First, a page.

“Is not this the kind of fasting I have chosen: to loose the chains of injustice and untie the cords of the yoke, to set the oppressed free and break every yoke? Is it not to share your food with the hungry and to provide the poor wanderer with shelter—when you see the naked, to clothe them, and not to turn away from your own flesh and blood? Then your light will break forth like the dawn, and your healing will quickly appear; then your righteousness will go before you, and the glory of the Lord will be your rear guard. Then you will call, and the Lord will answer; you will cry for help, and he will say: Here am I. If you do away with the yoke of oppression, with the pointing finger and malicious talk, and if you spend yourselves in behalf of the hungry and satisfy the needs of the oppressed, then your light will rise in the darkness, and your night will become like the noonday. The Lord will guide you always; He will satisfy your needs in a sun-scorched land and will strengthen your frame. You will be like a well-watered garden, like a spring whose waters never fail. Your people will rebuild the ancient ruins and will raise up the age-old foundations; you will be called Repairer of Broken Walls, Restorer of Streets with Dwellings.” Isaiah 58: 6-12
Like many others, every Lent I diligently consider what less-than-healthy food or habit I will attempt to give up for the season and trudge through the practice with mixed success. But while there is much attention paid to fasting and prayer during Lent, often the third Lenten discipline, almsgiving, is overlooked. Through prayer we develop our relationship with God; through fasting we concentrate on discipline and development of self; but it is through pouring out on those in need that we become more familiar with the suffering of others and are more fully able to develop a spirit of mercy and compassion.
As followers of Christ, we are committed to showing compassion, mercy, and love to all of our neighbors, knowing that every person reflects the image of God and deserves to be treated with dignity. Our obligation not only extends to speaking out for social justice and personally advocating for change and action, but also includes encouraging our communities of faith, family, and friends to do the same. The impact of almsgiving is not just on others; it radically changes ourselves. We learn to be grateful and generous, and we can more wholly grasp our trust and dependence on God to meet our own needs.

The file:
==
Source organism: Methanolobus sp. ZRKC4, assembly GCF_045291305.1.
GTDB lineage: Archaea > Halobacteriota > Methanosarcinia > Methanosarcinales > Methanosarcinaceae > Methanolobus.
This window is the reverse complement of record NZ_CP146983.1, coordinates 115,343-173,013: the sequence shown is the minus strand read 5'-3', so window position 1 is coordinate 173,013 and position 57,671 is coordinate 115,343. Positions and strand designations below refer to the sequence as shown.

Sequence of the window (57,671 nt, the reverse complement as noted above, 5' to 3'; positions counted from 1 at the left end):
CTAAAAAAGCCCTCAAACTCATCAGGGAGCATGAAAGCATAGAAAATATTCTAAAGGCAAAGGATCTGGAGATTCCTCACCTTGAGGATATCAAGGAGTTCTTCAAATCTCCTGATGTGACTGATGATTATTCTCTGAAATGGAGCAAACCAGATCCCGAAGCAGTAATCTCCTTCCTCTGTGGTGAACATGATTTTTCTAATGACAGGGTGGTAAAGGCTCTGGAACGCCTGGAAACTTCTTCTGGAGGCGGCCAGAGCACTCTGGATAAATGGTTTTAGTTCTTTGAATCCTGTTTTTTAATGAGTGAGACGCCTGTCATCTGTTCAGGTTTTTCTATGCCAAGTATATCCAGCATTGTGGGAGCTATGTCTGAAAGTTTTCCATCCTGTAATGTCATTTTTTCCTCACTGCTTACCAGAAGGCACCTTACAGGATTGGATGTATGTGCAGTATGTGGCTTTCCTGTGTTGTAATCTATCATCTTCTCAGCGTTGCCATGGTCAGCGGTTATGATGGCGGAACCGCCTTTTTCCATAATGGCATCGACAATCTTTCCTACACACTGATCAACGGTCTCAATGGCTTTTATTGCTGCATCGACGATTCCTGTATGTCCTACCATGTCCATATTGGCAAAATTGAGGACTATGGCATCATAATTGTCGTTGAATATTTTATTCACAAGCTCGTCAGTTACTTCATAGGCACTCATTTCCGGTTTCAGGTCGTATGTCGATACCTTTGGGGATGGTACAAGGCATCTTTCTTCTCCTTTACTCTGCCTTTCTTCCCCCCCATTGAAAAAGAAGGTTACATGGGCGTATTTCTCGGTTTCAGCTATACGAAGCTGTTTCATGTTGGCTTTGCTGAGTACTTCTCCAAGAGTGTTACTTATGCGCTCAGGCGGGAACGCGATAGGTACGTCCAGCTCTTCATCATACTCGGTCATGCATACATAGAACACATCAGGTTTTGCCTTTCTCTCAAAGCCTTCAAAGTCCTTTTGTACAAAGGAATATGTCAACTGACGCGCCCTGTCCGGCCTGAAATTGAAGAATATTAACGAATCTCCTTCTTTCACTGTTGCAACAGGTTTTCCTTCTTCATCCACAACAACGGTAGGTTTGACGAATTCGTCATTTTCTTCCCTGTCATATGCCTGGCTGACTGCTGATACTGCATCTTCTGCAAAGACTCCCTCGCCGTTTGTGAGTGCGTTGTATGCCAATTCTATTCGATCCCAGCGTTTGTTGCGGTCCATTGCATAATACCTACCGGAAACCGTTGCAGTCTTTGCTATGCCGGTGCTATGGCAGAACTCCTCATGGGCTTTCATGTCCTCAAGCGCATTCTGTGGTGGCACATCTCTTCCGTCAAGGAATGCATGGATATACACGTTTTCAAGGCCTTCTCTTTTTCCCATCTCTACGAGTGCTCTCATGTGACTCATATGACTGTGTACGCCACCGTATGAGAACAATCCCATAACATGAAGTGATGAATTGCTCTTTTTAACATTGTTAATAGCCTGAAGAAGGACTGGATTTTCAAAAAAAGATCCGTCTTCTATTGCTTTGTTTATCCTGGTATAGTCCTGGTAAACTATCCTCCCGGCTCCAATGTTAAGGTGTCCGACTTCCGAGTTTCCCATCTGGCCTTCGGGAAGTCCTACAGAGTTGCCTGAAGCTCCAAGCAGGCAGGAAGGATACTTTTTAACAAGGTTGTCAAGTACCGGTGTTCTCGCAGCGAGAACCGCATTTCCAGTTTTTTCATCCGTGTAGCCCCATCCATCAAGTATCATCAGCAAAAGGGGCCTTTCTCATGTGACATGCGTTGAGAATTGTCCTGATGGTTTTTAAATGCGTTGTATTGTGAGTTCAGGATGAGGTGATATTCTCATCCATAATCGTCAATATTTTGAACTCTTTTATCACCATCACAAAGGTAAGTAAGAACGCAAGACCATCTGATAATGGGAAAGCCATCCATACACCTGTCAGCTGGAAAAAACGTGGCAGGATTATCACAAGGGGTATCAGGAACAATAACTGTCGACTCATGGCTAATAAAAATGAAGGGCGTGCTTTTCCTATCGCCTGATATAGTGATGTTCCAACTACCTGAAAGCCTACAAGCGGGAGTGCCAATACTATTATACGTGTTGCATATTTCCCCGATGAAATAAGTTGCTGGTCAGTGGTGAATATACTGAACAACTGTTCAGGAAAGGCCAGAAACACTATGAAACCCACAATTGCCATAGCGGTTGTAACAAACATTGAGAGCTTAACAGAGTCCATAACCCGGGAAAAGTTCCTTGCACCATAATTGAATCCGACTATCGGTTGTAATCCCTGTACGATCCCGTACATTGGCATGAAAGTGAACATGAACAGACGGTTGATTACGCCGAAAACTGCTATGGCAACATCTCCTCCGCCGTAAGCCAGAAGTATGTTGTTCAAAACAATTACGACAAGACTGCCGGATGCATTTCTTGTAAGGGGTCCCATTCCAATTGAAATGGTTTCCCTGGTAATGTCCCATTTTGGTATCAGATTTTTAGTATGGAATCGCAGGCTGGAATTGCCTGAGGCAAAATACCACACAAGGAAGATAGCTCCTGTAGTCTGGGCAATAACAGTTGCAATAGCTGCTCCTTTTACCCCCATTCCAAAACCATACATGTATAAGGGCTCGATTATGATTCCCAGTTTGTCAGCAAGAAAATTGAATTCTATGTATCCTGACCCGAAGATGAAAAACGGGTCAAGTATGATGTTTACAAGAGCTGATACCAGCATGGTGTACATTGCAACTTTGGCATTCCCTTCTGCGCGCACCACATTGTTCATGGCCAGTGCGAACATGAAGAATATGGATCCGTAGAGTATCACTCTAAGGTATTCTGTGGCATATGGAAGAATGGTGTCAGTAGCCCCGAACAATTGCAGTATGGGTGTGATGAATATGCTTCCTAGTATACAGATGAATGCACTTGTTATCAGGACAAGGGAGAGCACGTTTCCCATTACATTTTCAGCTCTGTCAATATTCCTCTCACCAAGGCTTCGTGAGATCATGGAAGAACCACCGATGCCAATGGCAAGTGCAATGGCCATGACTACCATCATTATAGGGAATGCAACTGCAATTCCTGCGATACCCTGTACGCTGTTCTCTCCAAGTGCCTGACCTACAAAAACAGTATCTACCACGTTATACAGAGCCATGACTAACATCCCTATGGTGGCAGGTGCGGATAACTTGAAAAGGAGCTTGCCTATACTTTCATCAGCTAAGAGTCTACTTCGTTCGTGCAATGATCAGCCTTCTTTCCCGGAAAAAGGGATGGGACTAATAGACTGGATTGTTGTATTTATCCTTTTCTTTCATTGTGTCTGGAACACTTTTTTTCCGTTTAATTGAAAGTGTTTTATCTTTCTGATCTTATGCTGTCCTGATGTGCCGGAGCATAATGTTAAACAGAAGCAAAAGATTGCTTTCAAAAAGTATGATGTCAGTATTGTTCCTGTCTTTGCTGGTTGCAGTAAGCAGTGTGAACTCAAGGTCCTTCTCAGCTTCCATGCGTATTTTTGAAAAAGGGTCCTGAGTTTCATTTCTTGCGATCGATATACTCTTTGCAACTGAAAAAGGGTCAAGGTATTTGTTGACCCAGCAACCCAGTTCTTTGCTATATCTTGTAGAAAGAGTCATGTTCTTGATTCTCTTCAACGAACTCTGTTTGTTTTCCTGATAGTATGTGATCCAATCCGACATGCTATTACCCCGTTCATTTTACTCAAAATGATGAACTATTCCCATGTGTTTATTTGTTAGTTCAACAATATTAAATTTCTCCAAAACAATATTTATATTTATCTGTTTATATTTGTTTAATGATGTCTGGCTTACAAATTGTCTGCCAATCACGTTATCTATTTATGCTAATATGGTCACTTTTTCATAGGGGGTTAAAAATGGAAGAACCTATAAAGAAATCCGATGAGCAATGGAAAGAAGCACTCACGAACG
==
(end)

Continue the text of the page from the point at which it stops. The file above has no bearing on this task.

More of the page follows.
St. John’s has many opportunities to help others. This Lent, consider feeding our hungry neighbors in Georgetown with Grace’s Table; volunteering to help an elderly DC resident with cleaning and yard work through Seabury’s Aging in Place program; tutoring a child in need of mentorship through Communities in Schools; or joining our growing efforts through the Refugee Project to support our new refugee neighbors – learning their stories and providing assistance. There is so much suffering in the world, and it is easy to feel powerless against it, but this Lent, I urge you to choose compassionate action; and I hope that you will find that it, like Isaiah describes, fills your spirit like a spring whose waters never fail.
Appointed readings for today: Daniel 3:14-20, 24-28, Psalm 23, John 8:31-42